Tourism officials want to initially start with meetings and events capped at 100 people in the initial return to business before eventually growing to a 250-person maximum in a later point in the current reopening phase.
Events would respect six-foot social distancing, utilize technology to reduce close interactions, and abide by coronavirus guidelines outlined by the World Health Organization, Centers for Disease Control and Prevention, state government, as well as the individual hotel companies.
“We are working with the hotel community here, and they are committed to doing what’s right and safe for their employees and guests,” Sheridan said. “They by no means want to put anyone in a situation where there’s a risk of infection or outbreak.”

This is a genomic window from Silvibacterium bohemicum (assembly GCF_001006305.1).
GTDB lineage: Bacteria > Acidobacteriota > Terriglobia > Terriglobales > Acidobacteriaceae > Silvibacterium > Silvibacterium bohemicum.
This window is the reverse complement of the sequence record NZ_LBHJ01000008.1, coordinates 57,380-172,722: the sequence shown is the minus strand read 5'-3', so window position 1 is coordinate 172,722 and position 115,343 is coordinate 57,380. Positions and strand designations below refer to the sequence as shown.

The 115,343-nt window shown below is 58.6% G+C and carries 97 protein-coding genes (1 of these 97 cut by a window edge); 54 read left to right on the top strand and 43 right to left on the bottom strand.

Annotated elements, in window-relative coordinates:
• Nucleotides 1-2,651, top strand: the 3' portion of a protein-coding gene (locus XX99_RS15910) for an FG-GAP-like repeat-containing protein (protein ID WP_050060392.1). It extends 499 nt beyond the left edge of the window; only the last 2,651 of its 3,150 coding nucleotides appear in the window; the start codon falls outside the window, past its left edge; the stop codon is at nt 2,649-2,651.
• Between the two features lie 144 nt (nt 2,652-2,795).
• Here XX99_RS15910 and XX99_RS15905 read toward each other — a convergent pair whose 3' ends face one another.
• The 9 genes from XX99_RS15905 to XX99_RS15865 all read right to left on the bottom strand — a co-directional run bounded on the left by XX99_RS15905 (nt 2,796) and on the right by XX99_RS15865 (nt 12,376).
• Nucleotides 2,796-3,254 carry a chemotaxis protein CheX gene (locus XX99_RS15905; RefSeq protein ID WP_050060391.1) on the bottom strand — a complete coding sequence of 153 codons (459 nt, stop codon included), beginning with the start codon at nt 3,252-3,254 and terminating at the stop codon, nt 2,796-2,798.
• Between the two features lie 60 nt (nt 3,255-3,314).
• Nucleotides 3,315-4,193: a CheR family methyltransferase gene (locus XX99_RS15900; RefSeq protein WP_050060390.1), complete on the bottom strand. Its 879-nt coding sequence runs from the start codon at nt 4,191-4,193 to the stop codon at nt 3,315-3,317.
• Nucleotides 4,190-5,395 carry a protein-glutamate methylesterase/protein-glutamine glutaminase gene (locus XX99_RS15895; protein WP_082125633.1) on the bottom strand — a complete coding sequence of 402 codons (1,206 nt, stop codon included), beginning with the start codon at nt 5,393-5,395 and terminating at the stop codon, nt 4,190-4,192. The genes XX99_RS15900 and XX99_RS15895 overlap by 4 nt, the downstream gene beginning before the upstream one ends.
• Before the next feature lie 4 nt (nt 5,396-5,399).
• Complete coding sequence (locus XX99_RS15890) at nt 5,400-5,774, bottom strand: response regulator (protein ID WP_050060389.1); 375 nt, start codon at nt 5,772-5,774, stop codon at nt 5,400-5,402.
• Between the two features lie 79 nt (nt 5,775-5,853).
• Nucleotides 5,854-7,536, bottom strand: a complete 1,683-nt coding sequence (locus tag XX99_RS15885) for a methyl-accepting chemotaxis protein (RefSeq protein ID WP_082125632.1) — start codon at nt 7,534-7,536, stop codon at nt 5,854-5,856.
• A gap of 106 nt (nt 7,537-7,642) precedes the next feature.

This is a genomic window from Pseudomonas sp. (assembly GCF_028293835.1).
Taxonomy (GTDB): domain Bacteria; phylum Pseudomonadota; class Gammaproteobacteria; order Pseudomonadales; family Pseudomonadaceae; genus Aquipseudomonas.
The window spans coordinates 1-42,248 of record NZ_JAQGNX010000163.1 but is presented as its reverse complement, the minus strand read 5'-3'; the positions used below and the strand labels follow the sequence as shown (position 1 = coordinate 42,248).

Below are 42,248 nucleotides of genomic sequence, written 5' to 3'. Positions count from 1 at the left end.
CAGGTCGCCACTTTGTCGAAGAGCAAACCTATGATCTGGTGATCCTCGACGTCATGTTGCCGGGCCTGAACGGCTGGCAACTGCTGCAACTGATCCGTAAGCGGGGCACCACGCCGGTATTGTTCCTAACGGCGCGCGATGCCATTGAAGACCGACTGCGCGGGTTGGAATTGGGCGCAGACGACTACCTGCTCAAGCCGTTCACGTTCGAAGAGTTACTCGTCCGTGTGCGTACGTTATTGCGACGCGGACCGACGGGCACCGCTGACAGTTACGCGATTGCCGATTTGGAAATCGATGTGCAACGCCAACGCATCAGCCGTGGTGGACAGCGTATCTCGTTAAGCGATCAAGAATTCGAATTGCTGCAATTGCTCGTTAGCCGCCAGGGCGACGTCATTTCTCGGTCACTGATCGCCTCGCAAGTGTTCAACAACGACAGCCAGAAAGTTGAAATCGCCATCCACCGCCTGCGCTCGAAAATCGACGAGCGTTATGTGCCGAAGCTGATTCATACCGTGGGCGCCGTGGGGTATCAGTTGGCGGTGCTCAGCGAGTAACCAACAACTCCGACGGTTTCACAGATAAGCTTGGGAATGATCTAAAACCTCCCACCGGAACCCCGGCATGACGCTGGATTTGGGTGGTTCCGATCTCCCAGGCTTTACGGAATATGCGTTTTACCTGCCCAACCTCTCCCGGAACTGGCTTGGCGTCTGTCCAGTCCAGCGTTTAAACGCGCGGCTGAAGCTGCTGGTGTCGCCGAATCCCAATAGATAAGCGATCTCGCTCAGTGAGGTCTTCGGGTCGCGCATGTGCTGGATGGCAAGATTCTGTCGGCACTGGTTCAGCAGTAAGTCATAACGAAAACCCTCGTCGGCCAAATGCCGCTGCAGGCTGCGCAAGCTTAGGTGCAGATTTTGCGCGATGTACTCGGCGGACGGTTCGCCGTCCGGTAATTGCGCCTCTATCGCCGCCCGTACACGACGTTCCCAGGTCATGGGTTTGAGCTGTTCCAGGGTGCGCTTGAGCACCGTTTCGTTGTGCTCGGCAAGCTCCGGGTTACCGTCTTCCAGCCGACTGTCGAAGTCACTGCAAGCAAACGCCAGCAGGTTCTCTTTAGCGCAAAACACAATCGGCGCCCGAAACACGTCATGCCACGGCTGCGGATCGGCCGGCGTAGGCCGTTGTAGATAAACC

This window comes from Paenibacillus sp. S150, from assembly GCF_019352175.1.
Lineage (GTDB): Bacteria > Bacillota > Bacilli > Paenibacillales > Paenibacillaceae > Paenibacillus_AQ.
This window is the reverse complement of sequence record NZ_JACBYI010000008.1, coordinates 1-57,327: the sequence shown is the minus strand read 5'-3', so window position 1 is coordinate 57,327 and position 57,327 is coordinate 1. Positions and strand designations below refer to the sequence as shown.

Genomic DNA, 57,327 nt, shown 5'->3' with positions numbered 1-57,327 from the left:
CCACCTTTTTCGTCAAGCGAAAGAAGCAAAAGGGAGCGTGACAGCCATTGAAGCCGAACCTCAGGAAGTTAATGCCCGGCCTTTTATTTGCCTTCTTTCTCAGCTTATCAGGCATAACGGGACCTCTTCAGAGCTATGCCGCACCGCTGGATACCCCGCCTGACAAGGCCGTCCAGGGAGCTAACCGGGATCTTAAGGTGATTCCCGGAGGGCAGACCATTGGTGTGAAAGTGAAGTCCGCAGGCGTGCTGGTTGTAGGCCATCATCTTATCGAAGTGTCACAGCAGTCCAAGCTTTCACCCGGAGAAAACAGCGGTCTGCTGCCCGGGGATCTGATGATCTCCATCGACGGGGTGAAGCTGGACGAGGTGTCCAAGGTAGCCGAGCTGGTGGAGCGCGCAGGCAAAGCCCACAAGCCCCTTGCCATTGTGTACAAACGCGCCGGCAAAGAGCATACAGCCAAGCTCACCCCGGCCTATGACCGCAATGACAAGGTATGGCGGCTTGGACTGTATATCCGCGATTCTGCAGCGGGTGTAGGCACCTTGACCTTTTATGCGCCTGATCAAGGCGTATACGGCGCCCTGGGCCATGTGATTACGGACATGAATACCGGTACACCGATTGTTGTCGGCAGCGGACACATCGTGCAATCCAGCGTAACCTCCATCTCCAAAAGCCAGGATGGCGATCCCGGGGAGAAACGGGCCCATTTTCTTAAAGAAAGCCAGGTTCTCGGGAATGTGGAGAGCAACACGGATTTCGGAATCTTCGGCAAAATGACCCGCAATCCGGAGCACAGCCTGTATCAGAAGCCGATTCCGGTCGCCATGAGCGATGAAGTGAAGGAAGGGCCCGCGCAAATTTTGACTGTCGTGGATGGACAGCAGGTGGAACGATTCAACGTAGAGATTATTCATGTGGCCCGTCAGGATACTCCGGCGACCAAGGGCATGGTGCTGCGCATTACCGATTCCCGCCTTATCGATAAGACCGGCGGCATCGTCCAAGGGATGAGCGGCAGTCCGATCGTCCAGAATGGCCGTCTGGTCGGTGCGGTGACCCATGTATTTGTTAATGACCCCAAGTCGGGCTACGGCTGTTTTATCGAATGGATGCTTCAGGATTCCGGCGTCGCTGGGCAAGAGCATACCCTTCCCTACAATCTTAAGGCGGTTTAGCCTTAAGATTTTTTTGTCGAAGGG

The convention leader acknowledged there is obviously a high hurdle to overcome in convincing the public it is once again safe to attend a meeting or event at a hotel, given the Biogen conference. While political leaders haven’t brought up the Biogen conference commercial pool furniture as a potential reason to block events and meetings from happening, Sheridan said it does come up more in public discussions.
But she emphasized hoteliers, like the rest of the world, have learned a lot since February and responded with entirely new health and safety protocols.
“Some questioned whether the Long Wharf should be able to reopen. Is any place where an infection occurred not able to reopen? That’d be thousands of businesses,” Sheridan said. “Every hotel in the city is committed to following appropriate protocols and standards.”
Marriott declined to comment specifically for this story and directed Skift’s questions to Boston’s visitors bureau.
A Blocked Recovery